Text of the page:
Newspaper Page Text
VOX. XIII NO 279.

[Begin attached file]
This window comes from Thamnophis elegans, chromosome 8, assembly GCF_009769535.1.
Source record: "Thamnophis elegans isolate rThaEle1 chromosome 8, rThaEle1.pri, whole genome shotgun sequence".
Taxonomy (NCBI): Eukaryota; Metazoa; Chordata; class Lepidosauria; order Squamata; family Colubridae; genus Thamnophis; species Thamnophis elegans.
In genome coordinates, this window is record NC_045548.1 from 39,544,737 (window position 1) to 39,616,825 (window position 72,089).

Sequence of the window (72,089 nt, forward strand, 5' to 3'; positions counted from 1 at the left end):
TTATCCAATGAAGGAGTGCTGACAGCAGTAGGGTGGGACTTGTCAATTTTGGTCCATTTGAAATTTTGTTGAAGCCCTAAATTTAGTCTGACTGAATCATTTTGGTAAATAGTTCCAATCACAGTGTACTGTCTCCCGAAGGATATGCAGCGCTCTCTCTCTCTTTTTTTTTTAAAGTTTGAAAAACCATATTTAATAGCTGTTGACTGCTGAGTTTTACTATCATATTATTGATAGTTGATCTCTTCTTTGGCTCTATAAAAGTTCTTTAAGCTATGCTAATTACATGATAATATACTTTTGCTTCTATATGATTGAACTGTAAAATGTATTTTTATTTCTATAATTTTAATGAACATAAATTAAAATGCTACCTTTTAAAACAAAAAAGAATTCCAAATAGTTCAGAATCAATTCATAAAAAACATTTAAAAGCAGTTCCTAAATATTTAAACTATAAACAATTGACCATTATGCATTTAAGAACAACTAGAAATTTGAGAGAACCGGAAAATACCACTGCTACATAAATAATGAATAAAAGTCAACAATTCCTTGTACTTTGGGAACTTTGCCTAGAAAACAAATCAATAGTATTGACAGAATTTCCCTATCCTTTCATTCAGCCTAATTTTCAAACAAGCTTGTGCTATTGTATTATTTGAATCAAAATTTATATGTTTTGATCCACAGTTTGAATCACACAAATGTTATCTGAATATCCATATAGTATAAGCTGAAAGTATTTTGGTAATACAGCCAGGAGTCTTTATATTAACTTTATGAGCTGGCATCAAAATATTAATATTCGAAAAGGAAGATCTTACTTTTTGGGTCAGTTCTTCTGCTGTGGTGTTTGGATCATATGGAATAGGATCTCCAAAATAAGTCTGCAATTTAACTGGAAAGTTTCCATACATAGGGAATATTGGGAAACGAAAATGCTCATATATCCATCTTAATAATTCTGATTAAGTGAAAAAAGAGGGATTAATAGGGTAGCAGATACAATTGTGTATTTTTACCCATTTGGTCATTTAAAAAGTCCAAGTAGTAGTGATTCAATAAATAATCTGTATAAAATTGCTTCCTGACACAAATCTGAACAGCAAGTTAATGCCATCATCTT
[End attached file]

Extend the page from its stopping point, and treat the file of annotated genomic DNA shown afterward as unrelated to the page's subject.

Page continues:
WATERBURY, CONN, TUESDAY. NOVEMBER 6, 1900. PRICE TWO CENTS. Pleasant Weather Prevails All Over the Country. BOTH SIDES ARE CONFIDENT. In New York the Election Machinery Was Set in Motion Without Trouble Bryan Said to Have Gained Grouud ia Boston Philadelphia Poli ticians Nearly Come to Blows Elec tion Xotes from Many Places. New York. Nov G. Election day In Greater Xew York dawned into an ideal autumn morning. The skies were radiantly clear, the air invigorating. A phenomenally heavy vote is assured. The election machinery of the mu nicipality began moving in the five bor oughs promptly at Jl o'clock. The elec tion officials were no more prompt than the voters. In the over-populated districts in the tipper west side the apprehension that there were more voters than there were minutes in the day to receive their votes caused an early crush about the voting booths. As many as fifty men were in line at many places when the election officers arrived. The polls will remain open until 5 p. in. Within the limits of Greater New York there are 1.522 voting pre cincts and U39.223 registered voters. Under normal conditions about 94 per cent of the vote is generally cast in a presidential year. The first returns from New York city may be expected about G o'clock to night. Despite the exciting events of the afternoon and evening previous to the election, the police officials and repub lican and democratic leaders appear to be a unit in asserting that the elec tion in this city this year Will he quiet and orderly. Chief Devery arrived at police head quarters at 5:4 o'clock. He went at once to his office ami had all the sta tions called up by telephone. Prompt ly at G o'clock the chief summoned the newspaper men to his office. "The polls are open and the election !s on." he said. "The opening of the polls has been effected without disor der. There will be no trouble during the day if this department can help it. I will be here all dav with my carriage handy. There will be inspec tors and reserves handy to dispatch to the scene of an outbreak. "I have nothing to say about Mc Cullagh and his indictment. Sheriff Grell was here early this morning be cause of a communication with some Authority. Was it Governor Roose velt? I don't care to ssv. Let the sheriff tell yon what he likes about it. I will say that his visit has not inter fered with the police plans already formulated. "They stand as they were first for mulated. Nothing has transpired within twenty-four hours to cause their modification. Our business is to preserve order at the polls and afford the election officials protection in the discharge of their duties." The vote was cast very rapidly in this city. In the fifth assembly dis trict one-third of the total vote had been cast at S o'clock.' In Brooklyn, also, the early vote was very heavy. No disorder was reported in the morn ing hours and in genral the voting was carried ou quietly. In the eighth as sembly district, which is on the EaSf Side, the vote was large, but nothing (iii of the way happened. "To read te papers." said one voter in this d'S . trict. "a fellow would exoect to see them killing each other here, but there is nothing doing at all. "I anticiuate no trouble whatever. said State Superintendent of Elections John McCu'.lagb this morning. "I feel confident that it will be an orderly and quiet election. I have about 800 deputies stationed about the different polling places, and a number of emer gency men in the office. I am certain that with these I shall be able to quell anv possiuie disturbance that :;iav arise, but I exepect nothing of the kind. There will be no trouble either Deiween my men and the .Members e the police department." Richard Croker. leader of Tammany Hall, surprised the election inspectors In his district by walking into the poll ing place five minutes after iL'ey had opened. Mr Croker's ballot was No a, and ballot No 9 was handed to his son. Irank. who accompanied him. Edward P. Jones, a retired merchant who has lived for seven years in a house of which he Is the owner at 333 West Eighty-seventh street, was chal lenged and arrested by a McCullagh . deputy.' It was charged that Mr Jones had registered in Brooklyn. Mr Jones was taken before Magistrate ueuei,. wno said, he was satisfied an error had been made and offered to discharge Mr Jones but the latter re fused to be discharged and demanded that the case be-continued so that he might have the court record In an act- Ion which he said he Intended to bring against the deputy. The case was ad journed until to-morrow and Mr Jones was paroled. "There must be some redress in case of such an outrage, i said Mr Jones. "I shall consult my lawyer at once. I'm the only demo crat in my block and that is the real reason for this most outrageous arrest. There were; a number of arrests dur ing the morning but many If them were due to mistakes, in names or in bouse numbers. One or two unnr- alizcd 'foreigners were arrested. A New YoiJ, Nov 6. Dispatches from various parts in New York state re ceived by the Associated Press up ti ' . 11 o'clock show that the prevalence of weather conditions Is most favorable to the polling of a large vote. A local storm in the Southwestern part of the state.last night made the country roads ba4 thereabouts, but in the genera', re sult this will be scarcely appreciable. B.-B. Odell,' Jr, the republicau can didate for governor; voted among l?e first In his home city, Newburg, nud afterwards reiterated his belief - m a general republican victory. In soma of the Albany election districts nearly aialf the registered voters nad deposit rd .their ballots before 10 o'clock. Af Buffaloj also, the early voting was heavy. At Schenectady to-ibirds of the registered votes had v 3 3t At Cy-5-- V "I W -X Y i i y', 7 t hs ,, , j I: - f mmMti J, r ,.:...wt..!. ul!? w. ,TL Jiii WILLIAM Syraiiise. iu one district with a regii tratiuu of ."38 votes, 322 had beea :at at 10 a. in. The students of Syracuse unive;, ty were challenged as they appeared to vote, but in every case the vote was sworn m. At Rochester, where the ballot mi dlines are being used, the vote prom ises to be the heaviest on record. Boston. Nov G. Weather conditions on an election were never more per fect in this city than they were ihis morning. The air was clear, the sky cloudless and the temperature at 5i degrees above zero. Balloting throughout the twenty-five yards of the city was conducted quietly during the early hours of the morning, but the indications were that a heavy vote wouid be cast. The republicans and democratic leaders iu the various wards were astir early. For pVsident it was generally admitted that Bryan would receive a much heavier vote than iu IS'JG. many gold democrats ) have returned to the fold and a small percentage of anti-imperialist repub licans having decided to vote for the Nebraakaii. Pour years ago MeKin- ley carried Boston by about 1S.O0O plurality. This morning it was claim ed that this margin would be entire ly wiped out. There was much activity to-day in the tenth congressional district, where Congressman H. I". Naphen, demo crat, is having a stiff battle for re election. The republicans concede the election of a democrat in the ninth congressional district but claim that Naphen in the ninth . and John K. Theyer in the third district will be filled by the republican nominees. The democrats claim that they will elect all three. SEVERAL CLASHES TO-DAY. Philadelphia. Pa, Nov G. Election day in this city and state opened with ideal weather. In this state the polls open at 7 a. m. and close at 7 p. m. The most active interest is being taken in the election and in many of the voting lire ;incts in this city an unus ually lare number of votes polled in the f t hour. In the third con gressional' district, where Representa tive McAleer. democrat, is being op posed by Henry Burke, republican, the most bitter feeling prevails. Witli ing the first hour several clashes be tween opposing forces took place, but there were no serious results. Apart from the third congressional district, interest centers in the various legislative contests where the regular republicans are being opposed by fusion tickets supported by democrats and anti-Quay republicans. VOTNG EARLY AT CHICAGO. Chicago, Not 6. The polls opened In this city at G o'clock this morning and by 7 o'clock it was estimated that twenty per cent of the registered vote of 401,717 had been cast. The day began with the sky dull, but with clear, crisp air. The vote did not come out as rapidly as it did four years ago when it was estimated that fully thirty per cent' of the registered yote was cast during the first hour. De spite the tardiness in depositing bal lots early, party managers .expressed the opinion that a -full vote would be brought out before the closing of the polls at 4 o'clock. Early advices from throughout' the state to-day show that generally fav orable weather prevailed., and that a heavy vote was being polled. . At some points light showers were re ported, but it is not thought that the vote will be affected and at botli re publican and democratic state head quarters confidence was expressed that anti-election figures on the re sult will be realized. A good deal of scratching was re ported at several points, notablv . in the Cook county precincts outside of the fity of Chicago, but in spite of this voting proceeded rapidly. ' . 3o disturbances' were reported anywhere. ' HE-VEST SA YS. LANDSLIDE. ( Chicago, Not G.-W.,- R. Heirrst, president of the National Association of Democratic Clubs., says that "the dispatches h$ has already received from all over the country indicate a landslide for Bryan. ,; . AN ELECTION .SNARL. Jonesboro. I1L Nov G. In a quarrel over politics at Lick creek last night. John Kirby. democrat, was shot jnnd killed bv Jack Thornton, a republican. J. BRYAN MUST VOTE SECRETLY. Detroit. Mich, Nov (. Certain repub lican managers went to District Judge Swau yesterday and represented that in certain of the Il!sh precincts the custom has prevailed of permitting men to prepare ballots for voters open ly in presence of all bystanders. Judge Swan accordingly issued an ordJ to the United States marshal's office to send deputies to precincts in the uf'h. seventh and ninth wards. Deputy United States Marshal Taylor saiil the ofiiecrs would not interfere with the voting but would ascertain" If the voters were instructed openly, and l! so. lay the information before the United States commissioner. Providence. R. I., Nov G. Through out Rhode Island the weather was clear, bright and sunny, an ideal day for a large vote. In Providence, where the polls opened at sunrise, a very large vote was expected, because of a close mayoralty election. The re-election of Congressmen Bull and Copron in Rhode Island is consid ered certain by pluralities about the same as four years ago. when Bull re ceived S.S3G plurality out of 27.2GS. and Capron S.r24 out of 2!.K;1. The republicans expect a sllghtlv increased plurality for McKiuley over the 22,000 of four years ago. White River Junction, Vt, Nov G. Vermont freemen vored oulv for presidential electors to-day, and the size of the vote polled was considered as depending upon patriotism, of citi zens. Weather conditions were most favorable, the day opening cool and clear. The indications were good that a large vote would be cast, considering; that no campaign work has been done here. In the past few days consider able New Hampshire Bryan monev. seeking the short end of odds 2 to' on McKinley. which had lieen sent over here, has all been covered. Cincinnati. O.. Nov 0. Superb weather, clear, cool. w:th white frost. . ....... v.l.,, . HCIt' ill all the booths at 5 o'clock, and voting proceeded as rapidly as the judges could furnish tickets, about seventy- me an nonr. The interest was in tense and brought out the full vote. Fort Wayne. Ind, Nov G. Voting began with a rush. when the polls opened at G o'clock this morning. In terest is intense, and at S o'clock a heavy vote had already been polled. The vote promises to be unprecedeut edly large. The weather is ideal, with a cloudless sky and crisp but pleasant atmosphere. Cleveland. O.. Nov G. Election day in this city opened clear and cold. Voting during the early' hours of the day was unusually heavy. As a re sult of a big registration over 82.000 it will be necessary in some pre cincts that the ballots be cast at the average rate of one each minute throughout the day in order to per mit all qualified persons to vote. ; Denver.- Col. Nov 6.-i-Throngs were gathered at sill the "voting places in tins itywlien the poUs'opened at 7 a. m., amcr: voting proaeeded rnpldlv. The weather is fine and the vote will be the heaviest ever cast in Colorado. Five hundred republicans have been appointed deputv sheriffs by Sheriff Jones, and they insist upon serving at the polls to-dny. although the commis sions were revoked by the board of eountv commissioners. About l.fiOO special policemen were apDointed and instructed to arrest any denuty sher iff or other. person who might attempt to interfere with voters.. . Baltimore. Nov 6. No more perfect day has ever dawned in Maryland than tlmtr upon which the result of the -campaign in this state is to be de cided by the voters. The polls opened at G a. Jtn-i and iu 304 precincts it was estimated that one-fourth of the bal lots had been cast by 8 o'clock. There were no disturbances. . The polling booths outside the city did not open until 8 'clock. The beautiful weather throughout the state makes It proba ble thr.t the heaviest , vote ever cast "vafive estimate, based on the TegiR i,..v..i.' iiiiiicuies that 2U0.00O - votes will be cast in the state. In 1890, the total vote cast was 249,000, BRYAN MAKES GAINS. Town' of Avon First to Report Vote- Gain Also in Acushnet. Boston, Nov G. The first vote in the state to be announced to-day was from A.vou. The polls closed at 1 o'clock and at 2:15 the results were given as lollows: Bryan and Stevenson loO, and McKinley and Roosevelt 174. In 1800 the vole stood Bryan 119, ami McKinley 237. Boston. Nov 6. The vote of the town of Acushnet to-day is as follows: Bryan 1G, McKinley 177. In lS'JJ Bry an had 10 and McKinley 177. THE PRESIDENT VOTES. Canton. Nov 0. President McKinley cast his hallo t at 9:20 this morning, voting the straight republican tick et, lie was accompanied to the polls by Judge Day and several other gen tlemen and greeted the knots of people in front of the house. The president received dispatches from the leaders in New York expressing their confi dence in the results. BRYAN CASTS HIS VOTE. Lincoln. Nov ti. William .leimincrs Bryan returned to Lincoln at 10::;j una morning, a i ter spenuuig me iiigut. ill Omaha. His first act to swear in his vote and then cast it. He voted the straight democratic ticket, na tional, state and congress. CLEVELAND AT THE TOLLS. Princeton, N. J Nov !. Forme! President Grover Cleveland arrived in New York at 12:"7 ami was driven at once to a polling place and voted. Hi then went to his home. Richmond, Va, Nov G. The weather is clear and cool. Except in the three close congressional' districts, the sec ond, ninth and tenth, where the re publicans have a lighting chance, the voting promises to be spiritless. In the state at large, winch will aggre gate some 20.000 plurality for Bryan, and in the other seven congressional districts which are regarded as sure ly democratic, neither republicans nor democrats are likely to poll anything like a full vote. Portland. Me. Nov 0. Election day in Maine dawned clear and cool, with not a cloud in the sky. In the city a fairly large vote was thrown in the early morning and it was expected that despite the unseeming uncertain ty the hue weather would bring out nearly the full vote. Only the. nation al candidates were voted to-day. the state officers having been chosen in September. From various parts of the state reports came that the election was proceeding quietly. New Orleans. Nov G. Election day opened in Louisiana with indications of showers in the western portion of the state'find in New Orleans. The vot ing was slow and there was apparent ly only half-hearted interest in the re sult, due to the belief nmong democrats that Bryan and Stevenson and the con gressional ticket will make a clean sweep of 1he state. Raleigh. N. C. Nov G. Interest in to-day's voting in North Carolina cen tered around the United States sena torship. The two candidates. -Tulinn S. Carr and F. U. Simmons. ?riduird in a particularly nctive caninnign. The state is considered safe for Bryan and the . vote promises to be very heavy. The weather is clear and cool. Louisville. Ky, Nov G. Finer weath er for election day could not have been asked than that which prevailed in Louisville to-day. It was just the kind calculated to bring out an im mense vote. At 0 o'clock, when the polls opened, there was a long line of voters at every precinct. From the way voting began the indications were that a majority of the baifots would be cast before noon and that the larg est vote ever known in Louisville will lie cast. Columbus. O.. Nov G. Election day opened bright and crisp and all indica tions were for a tremendous poll. In the down town precincts at 7:30 o'clock the ballots were being cast at the rat of one a minute. Beside the national election, great interest centered in the conirivsionnl contest, n big fight being made on Congressman Lentz. Youngstown. O., Nov G. Election day opened clear and cool. At 9 o'clock the votes were coming in fast and a very heavy vote will be polled. Salt Lake. Utah. Nov G. Clear weather prevailed in this city an-,' throtrghout Utah to-day. Indication i are for the heaviest vote in the history of Utah. Indianapolis. Ind. Nov G. Earty re ports from' the state showed perfect election weqther. The early vote was uniformly heavy. Precincts in the state In 1890. 3.120. this year 3.302. Republican plurality in 189G, 18,181. To overcome this the democrats must make a gain in round cumbers of three votes per precinct. Charleston, W. Va. Nov G. But few nepple were on the streets early ow ing to the cold, but a large vote was promised. Interest appears strong. - San Francisco. Cal, Nov G. To-day was fair and the indications are that a heavy vote will be oast in this city and state. The campaign was conduct ed without bitterness. The state is confidently claimed br Tiofn pnr-ties, each by a pluralityof 12,000 to 15,000. ' Dttiuth. Minn. Nov G. WJeather cool and cloudy. : Indications are for a heavy vote. , - Denver. Col. Nov G. One policeman was killed and three were Injured in a fight nt a polling place in the lower part of the city early to-day. Saratoga. N. Y.. Nov 0. The weath er here to-day is clear, d cool. A very heavy vote is being polled.. i ' Concord. N. H.. Nov 0. In Concord the polls opened in nil the wards at 9 o'clock. A There were, a considerable pt'nibef of early voters: but no disor der and little excitement, ., I I HEAVY VOTE HERE Waterbury Electors Turn Out in Large Numbers. THE VOTE AT THREE O'CLOCK The Weather Was Perfect and Several cf the Oldest Voters Were on Their Way to the Polls Before 8 O'clock Democrats on the Inside Say Bryan Will Carry the City. The great political contest wnicli nas b-en-waged with so much interest for the past few weeks is on iu earnest to-day and the electors of Waterbury and ail over the United States are fast determining by their ballots which shall it be. Bryan or McKinley. The weather Is most propitious for the oc casion, sunshine and a clear sky over head and the streets beneath the feet of the swaying throngs of busy people in as good condition as thev wore (lur ing the summer season. The air is in vigorating and people who are not too much occupied with the work incident to the great battle regard it as a glori ous outing and appear to enjoy rush ing from one voting district to another inquiring. "Who's ahead?" and in most instances not caring which. But as a rule all sire interested one way or another, if not for the whole ticket on either side, for particular persons on if. so that the number of people about the streets who have no choice are few and far between. In Waterbury th- war !s being waged with more thin ordinary vigor by both parlies, p.ud this was made mnnifest at an early hour, the number of votes polled in the forenoon being larger than at nny receding election in this town. The democrats an con fident cf sweeping the town, while the republicans are enually sanguine that thev will be ahead when the votes are counted, and there rni are. The dem ocrats are out in full force and are working like beavers for the whole ticket, so tint no matter what the re- srlt m"v show, the managers will hrtve left r-othirt"- undone on their part that would be likely to further the in terest of the ticket and every man on It. The officials were as follows: First ward, modern tor. C. C. Oommerford: checker. M. W. Kenny: den"tv reg'v traiv Irving J. Emerson: ballot booth tenders. James J. Tierney: envelone booth fonder. Arthur C Oriswold: ushers. F. F. Marsh and Frank Cnsev. Second . ward, moderator. Mark S. Chipman: checker. John ,F. Oarren: deputy registrar. George C. Chapman: envelope booth tenders. Fred Camp bell and Michael Delanev; ballot booth tenders. Thomas Russell and Albro Snovill: ushers. James J. Bahan and Charles W. Hubbell. Third ward, mod erator. Daniel E. Fitzpntrick: checker. A. I. Goodrich: demit v registrar. Frank Sheridan: ballot booth tender. TTenry W. Satchwell and Jonn M. Sullivan: envelope booth tenders. George R- Ab bott and Daniel J. Madden: ushers, Ttenrv Wtrren and Edwfl'-d Cnst!nn. Fourth ward moderator, W. A. Rob- Win! checker. Frnmr J. Srrr slsr- writers. Louis Arena mheault. Fred Bartlett: ballot- booth. Tatrick J. Oran dem James IT. Harrison: envelope borth. William J. Dunphv. S. C. Gay lord: ushers. Michael Sullivan. Charles .T.-Kineu deputies. Edward P. Piatt. Thomas Maimer. Fifth district, mod erator, D. J. Slnvln: checker. E. T. Crocker;' slin'-writers, Charles Doher ty, John J. Howard : ballot booth, John Pvean: William R. McVittte: envel ope booth. O. J. Corden. T-. W. Lttlnm: ushers. John J. Fitzgerald. II. J. Hur lock: deputies. John C. Allman, II. B. Smith.. ' At 10:"G o'clock the vote stood as follows: First ward. GOO: second ward. Of - third ward 7S0: fourth ward. 700; fifth ward.' 1.100.- Total vote. 3.792. -Tn. '189.6 at this hour the total ,vote polled was 3.375. ' At 1 o'clock, the first ward had polled i372; second. .- 1.190: third. 1.4SI: fourth", 1,420; fifth, 1,300; total vote, 6,823, ' ';" - The total vottrpolled in 1S0G nt Jhls hour was 0.00 1. v.v At 3 o'clock the vote stood: First ADLAI E. STEVENSON. . . i , - i. ward. 1.500; second, 1,-100: third, 1.770: fourth. 1.G24; fifth. .1,-120: total. 7.774. At 3 o'clock. November 3. l.SOii, Un vote in the various wards was us fol lows: First. 1.G00; second, 1.7-10; third, ti.'O: fourth. l.."i0U; fifth, 1.100; total, ti.O.'iO. The total vote that could he cast in the six voting districts is as follows: First. 1.970: second. 1.002; third. 2.17.V. fourth." 2.or,S; fifth, 1.757; sixth, 32U: total, 9.SSL!. Notrs. Not an arrest was madf ir.rinr the day. E. B. Reiley was Jn charge of the carriages at the fifth ward and han dled them in such a w;:y that the. own ers of the vehicles lost no time fooling around the polls. liarry intrant s stock took finite a drop this afternoon. The belting was two to one on Kennedy and tiier was no Dnrant money tu he had at that, or even at bigger odds. Sheriff McDonald never looked pret tier than he did to-day in his regular blue shirt. He was in the pink of con dition for the fray and got in some tell ing thrusts at the enemy in the several districts. Mayor Kilduff. City Clerk Ryan and Comptroller Russell were on deck at an early hour this morning and ap peared to be in all parts of ihe ciiy during the day wherever their service? were needed. Judge Cole got off the joke cf the day. Speaking about ihe election "and the way it was going." he said lhat a man who is mean enough to take a few dollars for his vote is mean enough to vote as he pleases. v llliam McGrath was one of the most conspicuous workers for the dem ocrats at the fifth ward. He wore a new sunflower hat and drove 'olie of his own trotters. He was 'Mffljmqrt with bringing in more voters than any other man who lent, a hand. In order to give employes an oppor tunity to vote the New England Watch Co did not bejrin work this morning until 8 o'clock: the Rogers & Tiros con cern gave its em;.'oyes two hours for dinner. Other concerns in the -ity treated its laborers in a like manner, and it was no fault of theirs if the men did not vote. Michael Wallace, or.e of Waterbury's veteran democrats, who has been ill for the past few weeks, could not con tent himself -in the house to-day, and started to walk to the polls. He was giving out. when one of the hackmen picked him up near St Ann's church and took him to the polls, where he deposited a clean democratic ticket. He said he felt that this is the last time he will have an opportunity of voting at a national election, and he was bound not to miss it. There was a little row at the fifth ward between -Officer Noonau and Dr Hayes, but it did not amount to much. It all grew out of a difference about speaking to voters within seventy-five feet,4)f the voting booth. This wa's followed by a demand, on tile part of the democrats for the removal of the big posters placed on the booth, tell ing everyone to vote for George L. Lilley and F. M. Peasley. the objectors claiming that this was a plain case of soliciting votes right at. the entrance ta th- Ixtotb- B order of rtlu select men. Constable Carmody covered the posters with white paper, but this wa.i promptly torn down by H. J. Ilurlock. who said that he had orders from other parties to do so. and that lie had been informed that If anvthing came of it they would stand behind him. Then the storv went around that- the officers were favoring the republicans by permitting them to flaunt their post ers in the people's faces at the booth, while a democrat "dassant" sneak to a man inside the lines. The next move was another order from the se lectmen to remove nil posters off the booth -And then Constable Carmody and John Brophy went at "Lilley and Peatley-' with a iackknife and a brick bat and battered-them up -so badly that their best friends could not rec ognize them. ' This caused Mr Hnr lock to weep, but he- was powerless to prevent the "attack," and looked on In utter dismay. - " - - .New Haven. Nov G. The mid-day reports from the state indicate that one of the features of the election will be found in the tremeadous vote that is cast. The weather is superb through out the state and the republicans claim the state by 25,000. The demoerat3 concede the state to McKinley,- but they claim the whole state ticket and other officers. - . - PERFECT WEATHER.IN CONCORD Concord. N. II., Nov 'G Electa day in New Hampshire opened wita perfect weather and not a cloud in tlm , sky. This is expected to bring out the largest vote cast in New Hampshire", s'.uce 1S92. There were very few an-i s?ntees from the polls early to-day," an;l . judging from past years this was taken to mean a proportionally in creased republican plurality for presi dent, governor and both congressmen. FOR A CONSTITUTION. Cubans Meet to Frame Governmental Foundations. . HAVANA, Nov. G. The Cuban consti tutional convention rat-t in the Marti theater yesterday afternoon at 2 o'clock. Lcag before that hour the theater was Crowded. Many thousands were unable to gain ndmitt;' v-cc, and the streets iD the neighborhood were blocked with peo ple. General Wood and his staff, accom panied by General Fitz-Hugb. Lee and liis staff, received an ovation on enter ing, the baud playing "America." Seuor Cisneros and General Itlvera escorted General Wood to the platform, and he almost immediately opened the conven tion. ' - - - "As tbo militarv ?Qvernor of the island of Cuba and representing the president -af the United States," he said, "I call Ihis convention to order. It will be yout duty first of all to frame and adopt a constitution for Cuba and when that has . been done to formulate What, in youi opinion, ought to be the relations be-t'.vjj.-u Cuba and the United States. he constitution must be adequate to secure stable, orderly and free govern ment. . When you have formulated the relations which, in your opinion, ought to exist between Cuba and the United States, the government of the United States will doubtless take such action on its pait us shall lead to a final and authoritative agreement between the peo ple of the two countries to the promotion of their common interests. "AH friends of Cuba will follow youi deliberations with ihe deepest interest, . earnestly desiring that you shall reach just conclusions and that by the dignity, individual self restraint and wise con servatism which shall characterize your proceedings the capacity of the Cuban people for representative government may be signally illustrated. "The fuuuauieutul distinction between true representative government and a dictatorchip is that in the former every representative of the people in whatever office confines himself strictly within -the limits of his defined powers. Without such restraint there cannot be free coa- . stitutional government. REMAINS IDENTIFIED. Winsted, Nov G. The remains of the unknown man thai were found by tne side of the Central New England rail road tracks, near Bloomfield early Sunday morning, have been identified as those of Thomas Shebot. a French man, .whose home was in New Hart ford. He was married. Shebot went to Hartford Saturday to witness the parade and was returning home on the special train. It is believed that he got off at Bloonifield and was walking on the track when struck by the train. CABOLIC ACID AGAIN. Meriden. Nov 0. Barton A. Balkow, 49 years of age. took an ounce of car bolic acid at midnight with suicidal intent and died at six o'clock this morning. lie was in prosperous cir cumstances and no reason is given for the act. He leaves a widow and lour children. CITY NEWS. Williritn F. Squires, driver of the supply wagon at the Burton street engine house, has been granted a week's vacation.' During his absence his place will be filled by William Riley, a stoker at the same house, and one of the most popular members-of the paid tire department. At the meeting of the delegates of the Connecticut luterscholastic league in New Haven yesterday afternoon at which Jesse Devine of this city was present, it was voted that the final game for the championship of the .-. Connecticut luterscholastic league and the Yale cup will be played at the Yale 'Varsity field at 10 o'clock on Sat urday morning between the Ayater bury and Meriden High school ele vens. The game is being played in the morning because Yte pfiys the Carlisle Indians in the afternoon. From remarks made by Wheeler, dele gate from Bridgeport, at the meeting, it is thoughttlnit the Bridgeport High school will hand its resignation as a member of the league at the next meeting and will join the Trinity league. As stated in the Democrat several weeks ago. this year will iu all probability see the finish of the Connecticut luterscholastic league. WEATHER REPORT, Washington. Nov G. For Connecti cut: Fair to-uiglit and Wednesday; light west winds, becoming variable. Weather . notes-. A . little cloudy weather prevails iu the western por tion of the Lake region and the upper Mississippi valley. The only places where it was storming at S a. m. were St Paul and Sault Ste Marie where it was snowing. Conditions favor cool pleasant weather for this vicinity, i Observations taken at 8 a. m.: Barom. Tern. W. Wca. Bismarck .... Boston Buffalo Cincinnati . . Chicago Deliver Helena . . . Jackosnville . Kansas City . Nantncket . New Haven . New Orleans. New York . . Fittsburg .30.16 32 NW Cloudy .29.94 44 W Clear . . .30.08 40 NW Clear .30.18 .30.12 .30.20 .30.14 36 S"B Clear 40 W ' Cloudy 33 S Clear - 44 SW Pt Cldy r8 N It Cldy 46 S Clear 45 NW Clear . 42 W Clear G2 "Np Cloudy 44 . NW Clear 35 NW Clear 46 ' S Pt Cldy 36 NE Snow'g 42 W. Clear .30.06 .29.96 i 29.99 .30.10 .30.08 .30.14 .30.12 .30.12 .30.16 'St Louis ... St Paul ... . Washington